DEAR MISS MANNERS: I have been invited to two weddings two months apart. The grooms are brothers and very close to our family. The dilemma is I will be 5-1/2 months pregnant at the first, and 7-1/2 months pregnant at the second, and these are very formal weddings requiring evening wear. Unfortunately, they don't make a huge selection of formal maternity wear.
My question is twofold: Is it considered taboo for me to wear the same dress to these weddings? Is it OK to wear black to weddings now?
GENTLE READER: The answer is also twofold, but first Miss Manners has to iron out your questions. They are regrettably lumpy because you have folded them wrong.
One part of your query is about symbolism. Black is the traditional color of mourning, so the ban on wearing it on a happy occasion is a taboo -- a taboo that ladies have been breaking right, left and sideways, she might add.
However, the justification for doing so -- that black has long since lost its association with tragedy -- was given the lie in the aftermath of Sept. 11. Suddenly, funerals were taken seriously, and those attending services and memorials for the victims showed up wearing black instead of the sporty and colorful outfits that had become commonplace among people who had apparently saved their black clothes to wear to weddings.
Furthermore, fashion-conscious people started wearing black to balls, openings and other gala events to indicate that even when partying, they maintained a sober recollection of the national peril. It was hard to tell, because the fashion-conscious had been uniformly dressed in black for the previous decade, but they were not shy about pointing out that this black had a serious meaning. Evidently, the symbolism of black has not been forgotten, after all.
The other part of your query has to do with fashion. While fashion constantly demands novelty from ladies, etiquette does not. It does not mind how many times you wear the same dress. And while it disapproves of wearing black (or white or red) to a wedding, it trusts that you have the sense to solve the problem by throwing a colorful shawl over your black dress.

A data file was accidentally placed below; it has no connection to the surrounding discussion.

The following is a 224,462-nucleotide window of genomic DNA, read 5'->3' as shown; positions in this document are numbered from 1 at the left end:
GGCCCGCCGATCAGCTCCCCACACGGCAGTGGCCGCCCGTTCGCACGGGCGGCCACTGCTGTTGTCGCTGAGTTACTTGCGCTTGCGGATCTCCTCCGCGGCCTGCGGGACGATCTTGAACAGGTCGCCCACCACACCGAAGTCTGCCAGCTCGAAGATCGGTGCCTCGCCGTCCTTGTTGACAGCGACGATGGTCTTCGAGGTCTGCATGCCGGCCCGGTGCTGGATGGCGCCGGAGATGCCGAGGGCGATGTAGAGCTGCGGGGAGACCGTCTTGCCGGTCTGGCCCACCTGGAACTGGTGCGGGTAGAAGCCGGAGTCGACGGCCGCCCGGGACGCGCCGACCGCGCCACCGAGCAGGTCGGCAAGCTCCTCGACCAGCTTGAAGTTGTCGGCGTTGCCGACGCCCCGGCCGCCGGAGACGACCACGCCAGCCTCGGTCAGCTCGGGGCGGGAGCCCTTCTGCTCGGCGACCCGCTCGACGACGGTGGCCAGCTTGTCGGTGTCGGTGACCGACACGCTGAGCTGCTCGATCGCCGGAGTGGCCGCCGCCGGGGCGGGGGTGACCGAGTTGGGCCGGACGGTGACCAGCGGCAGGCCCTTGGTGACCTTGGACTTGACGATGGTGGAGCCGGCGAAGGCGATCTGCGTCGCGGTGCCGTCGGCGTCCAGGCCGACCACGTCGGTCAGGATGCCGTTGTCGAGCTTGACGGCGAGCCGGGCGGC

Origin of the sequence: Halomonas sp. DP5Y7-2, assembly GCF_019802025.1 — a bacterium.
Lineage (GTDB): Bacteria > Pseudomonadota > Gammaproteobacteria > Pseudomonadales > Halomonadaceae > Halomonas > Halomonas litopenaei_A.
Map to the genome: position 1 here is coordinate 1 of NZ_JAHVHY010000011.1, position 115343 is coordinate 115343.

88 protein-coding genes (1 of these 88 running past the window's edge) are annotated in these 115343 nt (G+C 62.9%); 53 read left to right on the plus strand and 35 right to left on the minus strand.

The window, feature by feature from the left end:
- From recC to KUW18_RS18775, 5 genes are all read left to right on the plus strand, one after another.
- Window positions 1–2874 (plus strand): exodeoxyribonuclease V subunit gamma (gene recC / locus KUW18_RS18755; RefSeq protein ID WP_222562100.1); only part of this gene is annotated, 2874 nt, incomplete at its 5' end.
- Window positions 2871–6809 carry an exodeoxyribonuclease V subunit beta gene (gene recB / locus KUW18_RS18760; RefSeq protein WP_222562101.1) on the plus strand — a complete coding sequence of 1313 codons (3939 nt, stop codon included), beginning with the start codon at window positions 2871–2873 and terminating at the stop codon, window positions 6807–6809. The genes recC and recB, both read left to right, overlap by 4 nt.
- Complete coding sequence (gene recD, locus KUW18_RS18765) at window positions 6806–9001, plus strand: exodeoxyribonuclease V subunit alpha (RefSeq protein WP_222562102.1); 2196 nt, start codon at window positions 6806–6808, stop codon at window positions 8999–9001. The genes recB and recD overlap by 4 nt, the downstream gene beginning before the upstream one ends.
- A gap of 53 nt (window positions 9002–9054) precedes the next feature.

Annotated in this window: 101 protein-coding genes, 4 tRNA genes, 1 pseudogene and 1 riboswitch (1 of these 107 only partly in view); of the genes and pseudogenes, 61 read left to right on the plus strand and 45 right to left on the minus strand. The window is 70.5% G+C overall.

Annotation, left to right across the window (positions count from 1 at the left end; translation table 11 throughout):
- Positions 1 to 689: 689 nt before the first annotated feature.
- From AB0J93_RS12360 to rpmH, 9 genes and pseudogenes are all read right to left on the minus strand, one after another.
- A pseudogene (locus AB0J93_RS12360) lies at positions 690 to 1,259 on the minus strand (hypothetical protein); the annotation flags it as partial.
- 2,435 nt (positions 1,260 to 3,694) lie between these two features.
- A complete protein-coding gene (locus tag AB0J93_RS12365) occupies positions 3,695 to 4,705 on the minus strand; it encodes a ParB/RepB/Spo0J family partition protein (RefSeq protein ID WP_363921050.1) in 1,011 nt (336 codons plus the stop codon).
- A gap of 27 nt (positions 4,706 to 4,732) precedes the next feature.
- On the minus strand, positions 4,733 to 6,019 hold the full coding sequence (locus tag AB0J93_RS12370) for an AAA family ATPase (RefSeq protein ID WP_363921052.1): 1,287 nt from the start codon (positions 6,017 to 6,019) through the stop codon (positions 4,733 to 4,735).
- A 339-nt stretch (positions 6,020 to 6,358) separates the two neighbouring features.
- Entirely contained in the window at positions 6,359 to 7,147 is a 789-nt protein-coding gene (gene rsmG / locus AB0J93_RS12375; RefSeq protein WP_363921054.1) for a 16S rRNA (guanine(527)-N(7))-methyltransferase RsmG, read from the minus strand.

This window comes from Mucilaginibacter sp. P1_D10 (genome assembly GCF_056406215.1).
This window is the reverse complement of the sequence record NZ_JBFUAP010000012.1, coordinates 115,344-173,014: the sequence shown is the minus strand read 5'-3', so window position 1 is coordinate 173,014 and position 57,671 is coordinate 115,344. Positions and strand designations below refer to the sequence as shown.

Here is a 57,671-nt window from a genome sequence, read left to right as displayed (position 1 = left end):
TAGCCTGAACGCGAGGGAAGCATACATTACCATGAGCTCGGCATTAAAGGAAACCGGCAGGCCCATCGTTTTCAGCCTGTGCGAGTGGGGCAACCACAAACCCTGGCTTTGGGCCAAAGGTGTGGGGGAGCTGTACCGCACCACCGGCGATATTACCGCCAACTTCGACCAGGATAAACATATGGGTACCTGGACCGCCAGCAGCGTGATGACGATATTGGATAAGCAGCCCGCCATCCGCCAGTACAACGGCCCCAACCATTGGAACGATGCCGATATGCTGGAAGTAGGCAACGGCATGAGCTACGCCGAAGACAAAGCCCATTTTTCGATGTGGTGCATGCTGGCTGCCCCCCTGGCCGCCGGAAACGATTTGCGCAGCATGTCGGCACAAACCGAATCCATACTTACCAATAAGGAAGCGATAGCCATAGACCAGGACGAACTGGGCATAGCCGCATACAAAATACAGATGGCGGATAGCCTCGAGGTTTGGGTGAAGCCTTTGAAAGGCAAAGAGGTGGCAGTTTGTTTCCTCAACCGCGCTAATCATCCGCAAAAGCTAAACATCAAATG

DEAR MISS MANNERS: Frequently when my husband and I are dining out or drinking coffee out, people come up and stand and talk as long as 25 minutes, interrupting our meal as well as our talking. What is the appropriate time to say hello and goodbye?
My husband says this is fine; I say it is rude. Some of them we don't even know. Years ago, he was in baseball, way before my time. One man pulled up a chair and sat down. I was enraged. Tell me how to handle this.
GENTLE READER: There are two sets of rules in play here, but Miss Manners is not giving you a choice between them.
One has to do with restaurant visiting. You are quite right that this should be limited to a greeting -- hello and goodbye should not be separated by more than a sentence or two.
People who feel trapped at their tables, sadly watching their food or coffee turning cold, should say pleasantly but firmly, "Excuse us, please, we'll just finish our meal," adding, if the visitors are friends, "and we'll stop by your table on the way out."
The other manners have to do with spouse support. If yours attracts so many fans that eating out with him is a burden to you both, you could refrain from doing so, eat only in places where the management is used to protecting celebrities, or wear paper bags over your heads. However, if what you characterize as frequently is infrequent enough to give your husband pleasure that he is remembered, you should let him enjoy it.